Genoa in 4 days
Given that our destination was on the Italian Riviera and is the second largest port on the Mediterranean Sea, it seemed only fitting that our journey would begin at the Sea’s largest port and hug the coastline of the French Riviera. In keeping with that theme, we started on a French train from Carcassonne and transferred to the Italian Thello once we arrived in Marseilles. Familiar sounding city names such as Cannes, Nice, and Monaco appeared outside the window on the passenger platforms where we stopped but then after emerging from a tunnel the station names took a definite change in spelling. First we saw Vintimille, then Sanremo, Diano, and Alassio meaning that we were definitely in Italy with dinner waiting for us that evening in Genoa.
The only thing that I could remember from school about this coastal city was that Christopher Columbus was born there so I was surprised when Bill suggested we break our train journey to Venice with an overnight there; however, once we saw a travel video showing some spectacular palaces to tour, museums to visit, and historic sites dating back to the Phoenicians and Etruscans, it became clear that we were going to need a few days there instead.
In France’s Loire Valley there are over 100 castles to visit so “chateaux fatigue” can be a real problem. In the heart of old town Genoa where there are over 100 palaces, we had to pick carefully so we started at the top, the Palazzo Reale (Royal Palace) and worked our way down from there. When your neighbor is the University complex completed in 1640 and said to have the city’s finest courtyard and gardens, your palace had better be pretty spectacular, and the Reale certainly is. There are grand staircases and balconies, frescoed rooms, crystal chandeliers, and the sumptuous Gallery of Mirrors that would feel at home in Versailles. Outside on the terrace are views of the harbor and back inside the extensive art collection includes original furniture and decorations from throughout its 400 history including several paintings by Van Dyck.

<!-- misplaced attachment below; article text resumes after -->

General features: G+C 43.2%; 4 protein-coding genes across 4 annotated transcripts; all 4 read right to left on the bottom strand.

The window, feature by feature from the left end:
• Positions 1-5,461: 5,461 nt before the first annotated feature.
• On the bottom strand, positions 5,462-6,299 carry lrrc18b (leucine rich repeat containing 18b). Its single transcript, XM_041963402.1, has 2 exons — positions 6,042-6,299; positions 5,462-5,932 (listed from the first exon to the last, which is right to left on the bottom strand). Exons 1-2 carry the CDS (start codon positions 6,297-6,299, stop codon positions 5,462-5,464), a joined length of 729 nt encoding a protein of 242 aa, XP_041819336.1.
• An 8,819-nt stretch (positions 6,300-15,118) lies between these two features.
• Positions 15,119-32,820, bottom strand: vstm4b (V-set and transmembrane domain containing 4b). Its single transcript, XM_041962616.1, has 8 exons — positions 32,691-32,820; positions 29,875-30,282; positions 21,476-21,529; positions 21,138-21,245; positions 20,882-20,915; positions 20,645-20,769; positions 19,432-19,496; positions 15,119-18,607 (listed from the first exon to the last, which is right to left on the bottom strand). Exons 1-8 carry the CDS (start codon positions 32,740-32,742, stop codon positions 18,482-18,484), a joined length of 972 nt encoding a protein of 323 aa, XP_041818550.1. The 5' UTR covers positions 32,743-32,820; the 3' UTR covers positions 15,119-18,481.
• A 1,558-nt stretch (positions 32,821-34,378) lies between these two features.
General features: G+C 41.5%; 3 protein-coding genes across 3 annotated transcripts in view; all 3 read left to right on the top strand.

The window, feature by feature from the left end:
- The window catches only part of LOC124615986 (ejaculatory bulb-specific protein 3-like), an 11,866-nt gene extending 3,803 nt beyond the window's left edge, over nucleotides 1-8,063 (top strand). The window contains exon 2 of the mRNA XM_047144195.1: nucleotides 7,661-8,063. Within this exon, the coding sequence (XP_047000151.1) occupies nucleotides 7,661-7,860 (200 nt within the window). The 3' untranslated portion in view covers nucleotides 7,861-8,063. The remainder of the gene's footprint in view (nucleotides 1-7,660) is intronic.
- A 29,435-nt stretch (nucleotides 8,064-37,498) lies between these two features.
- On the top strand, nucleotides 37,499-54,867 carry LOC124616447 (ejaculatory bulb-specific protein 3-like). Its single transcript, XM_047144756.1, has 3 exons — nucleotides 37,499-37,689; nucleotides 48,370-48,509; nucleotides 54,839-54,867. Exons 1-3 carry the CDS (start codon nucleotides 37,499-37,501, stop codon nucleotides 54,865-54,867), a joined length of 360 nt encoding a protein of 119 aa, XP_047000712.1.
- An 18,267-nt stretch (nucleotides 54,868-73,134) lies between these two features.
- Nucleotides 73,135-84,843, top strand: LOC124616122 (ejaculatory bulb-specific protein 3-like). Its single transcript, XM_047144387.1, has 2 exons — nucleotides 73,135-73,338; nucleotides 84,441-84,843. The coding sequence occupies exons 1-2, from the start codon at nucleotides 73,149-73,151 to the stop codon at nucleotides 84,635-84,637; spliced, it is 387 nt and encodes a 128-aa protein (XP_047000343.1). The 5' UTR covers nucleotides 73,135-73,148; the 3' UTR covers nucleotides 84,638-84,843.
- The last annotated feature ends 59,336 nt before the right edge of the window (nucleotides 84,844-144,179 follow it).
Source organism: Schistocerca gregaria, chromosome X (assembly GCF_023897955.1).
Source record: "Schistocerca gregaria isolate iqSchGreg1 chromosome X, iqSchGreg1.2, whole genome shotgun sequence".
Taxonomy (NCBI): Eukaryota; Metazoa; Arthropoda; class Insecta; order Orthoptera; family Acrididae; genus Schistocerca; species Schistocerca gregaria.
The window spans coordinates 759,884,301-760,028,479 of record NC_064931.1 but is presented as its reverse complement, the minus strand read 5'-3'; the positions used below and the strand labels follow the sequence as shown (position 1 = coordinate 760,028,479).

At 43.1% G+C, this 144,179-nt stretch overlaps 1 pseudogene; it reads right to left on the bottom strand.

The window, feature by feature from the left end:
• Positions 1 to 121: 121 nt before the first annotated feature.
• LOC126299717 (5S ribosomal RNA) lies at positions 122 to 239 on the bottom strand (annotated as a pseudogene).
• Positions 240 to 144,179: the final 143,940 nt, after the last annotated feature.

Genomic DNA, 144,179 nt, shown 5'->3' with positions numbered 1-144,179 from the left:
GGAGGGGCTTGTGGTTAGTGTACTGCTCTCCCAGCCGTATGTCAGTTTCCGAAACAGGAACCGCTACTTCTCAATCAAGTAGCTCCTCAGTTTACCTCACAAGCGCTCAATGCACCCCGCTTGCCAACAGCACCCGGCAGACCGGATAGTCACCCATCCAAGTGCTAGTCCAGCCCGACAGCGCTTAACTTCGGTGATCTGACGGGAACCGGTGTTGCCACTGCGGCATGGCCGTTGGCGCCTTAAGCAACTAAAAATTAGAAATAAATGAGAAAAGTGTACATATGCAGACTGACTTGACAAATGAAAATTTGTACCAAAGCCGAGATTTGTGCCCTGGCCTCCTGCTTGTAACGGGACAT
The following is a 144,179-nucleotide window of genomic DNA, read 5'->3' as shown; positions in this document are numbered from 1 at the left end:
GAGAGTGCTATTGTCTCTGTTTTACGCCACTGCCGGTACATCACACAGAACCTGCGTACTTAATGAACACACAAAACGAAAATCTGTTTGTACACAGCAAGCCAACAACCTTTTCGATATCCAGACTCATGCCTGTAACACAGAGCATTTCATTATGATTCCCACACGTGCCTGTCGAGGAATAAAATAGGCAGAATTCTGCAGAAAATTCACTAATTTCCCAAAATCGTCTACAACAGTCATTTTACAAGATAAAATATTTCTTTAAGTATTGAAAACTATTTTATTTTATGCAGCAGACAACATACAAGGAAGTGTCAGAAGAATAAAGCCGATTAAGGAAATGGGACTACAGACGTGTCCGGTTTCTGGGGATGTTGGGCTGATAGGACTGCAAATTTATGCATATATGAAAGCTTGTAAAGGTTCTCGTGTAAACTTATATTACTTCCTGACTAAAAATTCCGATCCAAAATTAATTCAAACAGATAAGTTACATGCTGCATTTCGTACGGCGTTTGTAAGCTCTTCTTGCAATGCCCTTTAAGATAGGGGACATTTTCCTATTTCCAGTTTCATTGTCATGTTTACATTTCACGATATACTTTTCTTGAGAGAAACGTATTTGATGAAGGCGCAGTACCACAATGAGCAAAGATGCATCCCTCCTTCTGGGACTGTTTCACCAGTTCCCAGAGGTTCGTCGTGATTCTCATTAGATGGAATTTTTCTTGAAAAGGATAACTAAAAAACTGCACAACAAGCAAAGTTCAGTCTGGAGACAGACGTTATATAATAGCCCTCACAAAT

Although we couldn’t find a Plaza Alfa Romero or Lamborghini we knew from photos of the fountain at Piazza De Ferrari that we wanted to go there. From this central hub the streets fan out, each with a different emphasis from finance, to culture, to shopping. There are Art Nouveau buildings, the stock exchange, and one of the largest opera houses in Italy. It was a short walk from there along Via Dante towards the harbor into the oldest part of the city where the two towers of the city gate, Porta Soprana, from 1155 still stand. In the shadow of those towers is the stone house where Christopher Columbus, born in 1451, spent his childhood.
Lots of cities around the world seem to have a street where everyone wants to live and in 17th century Genoa that was apparently Via Garibaldi. There are so many wall-to-wall palaces lining both sides of this narrow lane that it has been declared a UNESCO World Heritage Site. They are not all open for tours but we did get inside three of them—Palazzo Rosso, Bianco, and Tursi—to admire their carvings, frescoes, loggias, courtyards, and art collections that make them such an interesting stop.
As you would expect in a major Italian city there’s no shortage of churches to visit so as with the palaces, we were selective. Although Piazza Matteotti is dominated by the former palace of the ruling Doge, the interior of the adjacent church of Santi Ambrogio e Andrea is well worth the visit. Started in 1588, the floors, columns, walls, and ceiling are totally covered with marble, gild, stucco, and frescoes and there are even separate paintings by Peter Paul Rubens. On the other side of the palace is the church of San Matteo from 300 years earlier with a distinctive black and white striped exterior. Dating even earlier to the 1100s is the Cathedral of San Lorenzo that houses a chapel built to hold the ashes of St. John the Baptist. Legend says that the platter also there was used by Salome to present the saint’s head and that another artifact in the treasury’s collection is the Holy Grail.
Even though this was originally just an overnight stop that expanded to four days, we still didn’t have time to visit everywhere that was on our list. Given how easy it was to get to Genoa from Carcassonne, we can easily return. Now, on to our next destination: Venice!